Ecker outlines cuts for Howard Worker furloughs should prevent need for layoffs.


Howard County Executive Charles I. Ecker today outlined $14.5 million in budget cuts, including a reduction of trash collection and five-day furloughs of employees, to head off a projected deficit.

No layoffs of county workers were included.

Today's cuts pared the county's fiscal 1992 operating budget by 4.1 percent, from $270.3 million approved earlier this year to $258.6 million. Ecker said the cuts were needed to make up for a $3 million deficit from last year, $5.5 million in state cuts and $6 million in revenue shortfalls.

County officials say revenue projections have grown even worse than the bleak picture last month. The deficit was projected at $9.5 million in October and has risen by $5 million in the past month.

Ecker said property tax revenues are lagging behind projections because of declining assessments during a stagnant economy. He said the county also is collecting less than it expected to receive in property taxes and other fees.

Current projections forecast another slight downturn in the economy, he said.

"I do not believe revenues will increase," Ecker said as dozens of county employees watched on television monitors outside the room in the government building where the executive held his second news conference this year to announce major reductions. "I think we're taking a realistic view in making these projections."

Most areas now have twice-a-week trash collection but that would be reduced to weekly collections combined with an emphasis on recycling. The furloughs will save $1 million and prevent layoffs, which Ecker earlier had said probably would be needed.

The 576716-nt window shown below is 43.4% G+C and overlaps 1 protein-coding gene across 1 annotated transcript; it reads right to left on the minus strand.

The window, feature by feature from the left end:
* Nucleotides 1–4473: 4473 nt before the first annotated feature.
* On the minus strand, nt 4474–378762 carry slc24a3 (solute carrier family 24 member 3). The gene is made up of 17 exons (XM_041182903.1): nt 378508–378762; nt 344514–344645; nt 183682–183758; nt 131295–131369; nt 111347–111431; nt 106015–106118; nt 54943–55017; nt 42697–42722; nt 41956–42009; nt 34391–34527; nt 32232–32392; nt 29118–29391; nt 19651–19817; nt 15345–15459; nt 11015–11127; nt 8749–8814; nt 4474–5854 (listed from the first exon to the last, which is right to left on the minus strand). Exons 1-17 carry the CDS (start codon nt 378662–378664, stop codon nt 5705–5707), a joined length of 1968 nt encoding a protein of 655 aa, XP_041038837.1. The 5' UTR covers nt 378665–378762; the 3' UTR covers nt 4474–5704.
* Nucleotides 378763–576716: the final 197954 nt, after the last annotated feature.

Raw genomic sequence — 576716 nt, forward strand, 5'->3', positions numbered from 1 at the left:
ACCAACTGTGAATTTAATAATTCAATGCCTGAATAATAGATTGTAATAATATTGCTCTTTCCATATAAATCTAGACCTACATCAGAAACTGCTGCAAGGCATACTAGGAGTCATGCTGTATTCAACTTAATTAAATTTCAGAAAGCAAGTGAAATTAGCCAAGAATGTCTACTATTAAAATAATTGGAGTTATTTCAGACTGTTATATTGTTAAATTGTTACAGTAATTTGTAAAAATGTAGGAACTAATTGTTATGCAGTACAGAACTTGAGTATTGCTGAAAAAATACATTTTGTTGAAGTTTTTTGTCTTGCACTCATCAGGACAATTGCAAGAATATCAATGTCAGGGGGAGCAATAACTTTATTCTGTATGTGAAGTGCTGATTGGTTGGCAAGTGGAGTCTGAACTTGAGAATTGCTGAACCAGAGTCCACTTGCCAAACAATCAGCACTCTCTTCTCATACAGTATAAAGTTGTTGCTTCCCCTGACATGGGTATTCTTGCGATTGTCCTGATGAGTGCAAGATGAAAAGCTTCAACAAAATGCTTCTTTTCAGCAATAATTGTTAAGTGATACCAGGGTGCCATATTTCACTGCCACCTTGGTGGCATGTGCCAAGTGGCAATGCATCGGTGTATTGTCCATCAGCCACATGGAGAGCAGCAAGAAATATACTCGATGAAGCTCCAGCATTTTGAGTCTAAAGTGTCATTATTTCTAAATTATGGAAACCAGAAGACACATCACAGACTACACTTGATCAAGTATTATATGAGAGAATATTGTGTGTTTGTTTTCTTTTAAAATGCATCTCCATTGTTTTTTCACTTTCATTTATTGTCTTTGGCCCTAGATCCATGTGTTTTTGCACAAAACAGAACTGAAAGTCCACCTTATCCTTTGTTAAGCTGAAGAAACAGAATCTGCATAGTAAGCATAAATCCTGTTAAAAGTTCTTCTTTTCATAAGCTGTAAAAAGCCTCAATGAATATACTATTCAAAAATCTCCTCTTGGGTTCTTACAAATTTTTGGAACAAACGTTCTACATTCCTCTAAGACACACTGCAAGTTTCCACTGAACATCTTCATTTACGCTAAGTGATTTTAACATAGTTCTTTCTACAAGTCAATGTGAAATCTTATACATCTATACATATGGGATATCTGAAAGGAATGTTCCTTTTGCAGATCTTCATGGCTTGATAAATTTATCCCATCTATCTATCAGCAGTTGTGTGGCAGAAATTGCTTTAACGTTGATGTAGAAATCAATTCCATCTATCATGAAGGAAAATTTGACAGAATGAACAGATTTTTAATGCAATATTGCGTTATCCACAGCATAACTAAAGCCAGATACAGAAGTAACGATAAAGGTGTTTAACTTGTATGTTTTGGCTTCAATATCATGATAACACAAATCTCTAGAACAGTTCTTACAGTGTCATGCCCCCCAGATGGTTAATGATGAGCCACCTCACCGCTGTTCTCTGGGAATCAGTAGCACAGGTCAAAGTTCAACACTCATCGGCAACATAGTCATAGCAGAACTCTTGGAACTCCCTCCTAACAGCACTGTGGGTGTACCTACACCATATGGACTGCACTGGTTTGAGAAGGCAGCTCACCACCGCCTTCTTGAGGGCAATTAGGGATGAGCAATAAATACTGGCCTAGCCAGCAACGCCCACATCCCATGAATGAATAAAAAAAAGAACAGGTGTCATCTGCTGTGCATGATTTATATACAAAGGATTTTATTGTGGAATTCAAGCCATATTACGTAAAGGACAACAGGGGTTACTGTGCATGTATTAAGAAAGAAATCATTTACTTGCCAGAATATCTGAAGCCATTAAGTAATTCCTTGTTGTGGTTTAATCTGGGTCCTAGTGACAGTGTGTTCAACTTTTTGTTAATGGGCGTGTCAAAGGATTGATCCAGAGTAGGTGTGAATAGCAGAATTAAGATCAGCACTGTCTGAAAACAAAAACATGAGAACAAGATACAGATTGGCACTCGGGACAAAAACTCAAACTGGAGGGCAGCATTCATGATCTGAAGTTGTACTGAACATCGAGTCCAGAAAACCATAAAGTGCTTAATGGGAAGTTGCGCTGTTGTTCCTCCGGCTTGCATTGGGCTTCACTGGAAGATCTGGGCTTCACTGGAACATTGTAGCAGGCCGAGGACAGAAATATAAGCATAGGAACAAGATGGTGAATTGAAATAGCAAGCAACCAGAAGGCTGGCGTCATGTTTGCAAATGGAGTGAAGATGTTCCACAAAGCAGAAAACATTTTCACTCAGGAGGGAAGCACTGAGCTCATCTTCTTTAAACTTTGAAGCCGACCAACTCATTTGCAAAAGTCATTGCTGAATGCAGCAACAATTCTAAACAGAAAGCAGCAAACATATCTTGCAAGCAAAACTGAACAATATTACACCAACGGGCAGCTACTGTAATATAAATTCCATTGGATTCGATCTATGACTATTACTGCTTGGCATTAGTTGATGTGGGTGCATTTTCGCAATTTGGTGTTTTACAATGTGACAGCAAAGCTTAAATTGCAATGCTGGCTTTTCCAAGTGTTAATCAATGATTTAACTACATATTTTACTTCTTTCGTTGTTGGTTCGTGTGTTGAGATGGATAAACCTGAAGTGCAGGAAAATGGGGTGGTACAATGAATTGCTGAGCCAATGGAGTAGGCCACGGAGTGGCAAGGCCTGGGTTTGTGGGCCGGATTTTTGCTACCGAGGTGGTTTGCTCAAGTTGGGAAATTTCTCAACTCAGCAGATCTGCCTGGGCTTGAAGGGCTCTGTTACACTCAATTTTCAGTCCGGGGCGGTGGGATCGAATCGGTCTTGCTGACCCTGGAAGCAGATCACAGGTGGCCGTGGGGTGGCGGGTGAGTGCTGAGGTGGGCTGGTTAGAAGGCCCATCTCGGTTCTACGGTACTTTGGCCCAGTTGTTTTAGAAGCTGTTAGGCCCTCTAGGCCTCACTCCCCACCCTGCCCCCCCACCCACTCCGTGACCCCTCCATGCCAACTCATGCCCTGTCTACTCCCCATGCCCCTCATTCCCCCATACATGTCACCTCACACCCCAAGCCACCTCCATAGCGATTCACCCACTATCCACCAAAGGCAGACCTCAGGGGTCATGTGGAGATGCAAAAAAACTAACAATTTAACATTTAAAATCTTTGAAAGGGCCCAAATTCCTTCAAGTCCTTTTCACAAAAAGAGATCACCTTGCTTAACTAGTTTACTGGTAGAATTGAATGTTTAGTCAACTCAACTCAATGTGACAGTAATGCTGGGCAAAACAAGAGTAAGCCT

He said furlough days for all county employees except public safety workers would be Dec. 23, 24 and 25, and Jan. 1 and 15. Three of those days -- Christmas, New Year's Day and Martin Luther King's birthday -- normally are paid holidays, but employees would not be compensated for those days under the executive's furlough plan.

Ecker said he had wanted to avoid furloughs, but predicted that employees would be pleased that his plan does not include layoffs. He laid off 40 workers when he announced his fiscal 1992 budget.

"We did not want to lay off any employees . . . ," he said. "We scraped and pinched."

The county has saved $2.2 million by refinancing bonds at lower interest rates, and the school system has given back $3 million from its budget. Cuts in county government operations, excluding furloughs, totaled $4 million.

Ecker needs approval from the County Council to furlough employees. Council Chairman C. Vernon Gray, D-3rd, and Councilman Charles C. Feaga, R-5th, both said they would support furloughs.

"I'm very supportive of the package generally, because I think he's done a commendable job of addressing the budget problem," Gray said.

Ecker said the county could save another $1.3 million by refinancing more bonds and $450,000 by using a contingency fund for fire services. He needs County Council approval for both measures, but Feaga said he would be reluctant to give the executive authority to use the fire fund.

Other cuts include freezing vacant positions, delaying purchases of new equipment, eliminating street sweeping, reducing two-thirds of the take-home cars for county employees, delaying the opening of county libraries by one hour, reducing the temperatures in county buildings and implementing parking fees at Centennial Park's south entrance.

Ecker said today's action combined "Band-aid" and long-term solutions to the budget problems.

Among the long-term solutions Ecker proposed are a rainy-day fund, the creation of surpluses, institution of quality management principles in all departments, an early retirement plan, the elimination of duplicate services, reduction of paperwork and more efficient use of equipment and volunteers.

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